The Platform Sutra of the Sixth Patriarch (based on the Tun-Huang manuscript and translated by Phillip Yampolsky) is one of the earliest Buddhist sacred texts written (supposedly by the monk Shen-hui) in the 8th century AD. It is, in essence, a collection of different theological and quasi-philosophical teachings by the Sixth Patriarch Hui-Neng. Nowadays, it is commonly assumed that the Platform Sutra did contribute rather substantially towards the popularization of Ch’an (Zen) Buddhism in China and many other parts of the world through the later centuries. The validity of this assumption can be illustrated regarding the strong phenomenological/absurdist quality of most ideas promoted throughout the sutra’s entirety. The most discursively prominent of them (in the sense of having had a strong effect on the subsequential rise of Ch’an Buddhism as a separate Buddhist doctrine) can be formulated as follows:
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- Meditation (abstract thinking) is the source of true wisdom. According to Hui-Neng, while indulging in abstract thinking people can strengthen their intuitive awareness of the fact that there is so much more to the surrounding physical reality than one’s eye may meet, and that the “metaphysical” realm is just as real as the physical one. In its turn, this implies that meditation and wisdom are, in fact, two sides of the same coin, “Meditation and wisdom… are a unity, not two things. Meditation itself is the substance of wisdom; wisdom itself is the function of meditation”.1
- Desire leads people astray from being able to attain bodhi (enlightenment). Throughout the sutra, Hui-Neng encourages readers to remain unemotional when interacting with the surrounding natural and social environment. In his eyes, such a course of action is justified by the fact that the notion of emotion is innately inconsistent with the notion of dharma (divinely inspired order of things in the universe), “When (emotional) delusions are cast aside you are self-enlightened, achieve the Buddha Way”.2
- Just about any Buddhist practitioner can become instantaneously (as opposed to gradually) enlightened as to the ways of dharma, “The Dharma itself is the same, but in seeing it there is a slow way and a fast way”.3 This particular provision, contained in the Platform Sutra, represents one of the most distinctive theological peculiarities in the ‘Southern’ branch of Ch’an Buddhism.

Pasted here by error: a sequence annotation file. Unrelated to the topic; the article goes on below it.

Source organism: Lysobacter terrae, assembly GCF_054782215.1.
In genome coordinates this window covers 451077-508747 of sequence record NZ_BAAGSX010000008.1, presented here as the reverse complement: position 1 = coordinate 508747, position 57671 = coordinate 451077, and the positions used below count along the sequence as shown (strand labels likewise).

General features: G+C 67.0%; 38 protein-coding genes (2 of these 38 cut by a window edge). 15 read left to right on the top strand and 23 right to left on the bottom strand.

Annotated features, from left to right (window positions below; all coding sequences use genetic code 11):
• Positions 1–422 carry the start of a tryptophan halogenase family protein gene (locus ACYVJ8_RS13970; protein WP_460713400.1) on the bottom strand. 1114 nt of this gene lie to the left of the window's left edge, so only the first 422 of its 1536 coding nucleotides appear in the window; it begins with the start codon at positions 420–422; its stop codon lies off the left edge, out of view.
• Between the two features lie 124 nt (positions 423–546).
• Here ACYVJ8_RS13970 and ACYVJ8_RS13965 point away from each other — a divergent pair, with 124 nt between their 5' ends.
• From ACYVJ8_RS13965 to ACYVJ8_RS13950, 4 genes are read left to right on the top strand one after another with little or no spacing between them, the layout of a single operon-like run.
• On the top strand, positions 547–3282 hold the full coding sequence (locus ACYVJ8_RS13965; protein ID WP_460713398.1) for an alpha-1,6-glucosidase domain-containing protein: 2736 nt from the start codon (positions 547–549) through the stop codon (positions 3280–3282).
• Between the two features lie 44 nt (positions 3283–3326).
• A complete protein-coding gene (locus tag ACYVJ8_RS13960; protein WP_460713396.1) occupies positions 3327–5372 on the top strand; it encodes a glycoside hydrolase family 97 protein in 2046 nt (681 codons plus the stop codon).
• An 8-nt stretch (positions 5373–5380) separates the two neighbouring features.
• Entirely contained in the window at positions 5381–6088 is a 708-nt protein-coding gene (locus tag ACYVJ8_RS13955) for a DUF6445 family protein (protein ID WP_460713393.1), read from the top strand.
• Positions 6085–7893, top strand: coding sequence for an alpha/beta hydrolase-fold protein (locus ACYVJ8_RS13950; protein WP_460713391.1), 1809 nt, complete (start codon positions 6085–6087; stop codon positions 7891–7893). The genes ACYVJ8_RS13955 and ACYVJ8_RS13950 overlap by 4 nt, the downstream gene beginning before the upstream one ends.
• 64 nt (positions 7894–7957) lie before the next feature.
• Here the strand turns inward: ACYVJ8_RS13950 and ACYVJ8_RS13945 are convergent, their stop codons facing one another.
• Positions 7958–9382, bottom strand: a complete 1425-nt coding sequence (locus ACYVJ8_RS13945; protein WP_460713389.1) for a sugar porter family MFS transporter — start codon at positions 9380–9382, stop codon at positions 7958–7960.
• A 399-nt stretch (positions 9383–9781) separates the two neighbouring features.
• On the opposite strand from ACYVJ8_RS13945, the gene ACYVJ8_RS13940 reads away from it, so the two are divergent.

There can be only a few doubts that the Platform Sutra did exert some powerful influence on the conceptualization of Zen Buddhism, as we know it today. In particular, it helped to substantiate the validity of the Zen Buddhist outlook on the dialectical relationship between causes and effects as such that originate in each other. This puts the Platform Sutra in the same line with other prominent Buddhist writings.
Introduction by Phillip Yampolsky
Structurally speaking, Yampolsky’s Introduction to the Platform Sutra consists of four sub-chapters. In the sub-chapter 1, the author expounds on the history of Ch’an in China while outlining the qualitative specifics of how this particular school of Buddhism continued to aspire for dominance within the country’s religious domain through the 8th-13th centuries AD. The following sub-chapter provides the extended biographic account of Hui-Neng – the Sixth Patriarch. In the sub-chapter 3, Yampolsky discusses the historical and cultural givens of how the Platform Sutra came into being. In the Introduction’s closing sub-chapter, the author comes up with several interpretative insights into what should be deemed the overall discursive significance of the sutra in question.
Among the Introduction’s foremost strengths can be mentioned the fact that throughout its entirety, the author never ceases to take into account the evolutionary logic of historical events – especially the ones concerned with the rise of a particular religion. In its turn, this helps to ensure the commonsensical soundness of most argumentative claims, on the author’s part. The following quotation can be seen perfectly illustrative in this respect, “They (Ch’an affiliates) not only perpetuated some of the old legends but also devised new ones, which were repeated continuously until they were accepted as fact”.4 Yampolsky must also be given credit for having provided many explanatory notes (with references to the external sources) in support of most of his opinionated suggestions.
There are, however, many weaknesses to the discussed Introduction as well. The most easily identifiable of them has to do with the fact that despite the logical integrity of the author’s claims, most of them appear highly speculative. Yampolsky proved himself an intellectually honest writer by admitting that there were indeed many objective reasons for this to be the case, “Owing to the fragmentary condition of the literary remains of the period… and to the absence of supporting historical evidence, it is virtually impossible to determine the actual process whereby Ch’an developed”.5 The concerned Introduction could have also benefited from being less reflective of the author’s perceptual biasness.
Nevertheless, it can hardly be doubted that Yampolsky’s Introduction (and the Platform Sutra) do deserve to be recommended for reading by just about anyone interested in learning more about the origins of Zen Buddhism. The reason for this is apparent – both texts are filled with factual data in this respect.
Yampolsky, Phillip. The Platform Sutra of the Sixth Patriarch. New York: Columbia University Press, 2012.
- Phillip Yampolsky, The Platform Sutra of the Sixth Patriarch (New York: Columbia University Press, 2012), 135.
- Yampolsky, The Platform Sutra, 144.
- Yampolsky, The Platform Sutra, 163.
- Yampolsky, The Platform Sutra, 4.
- Yampolsky, The Platform Sutra, 5.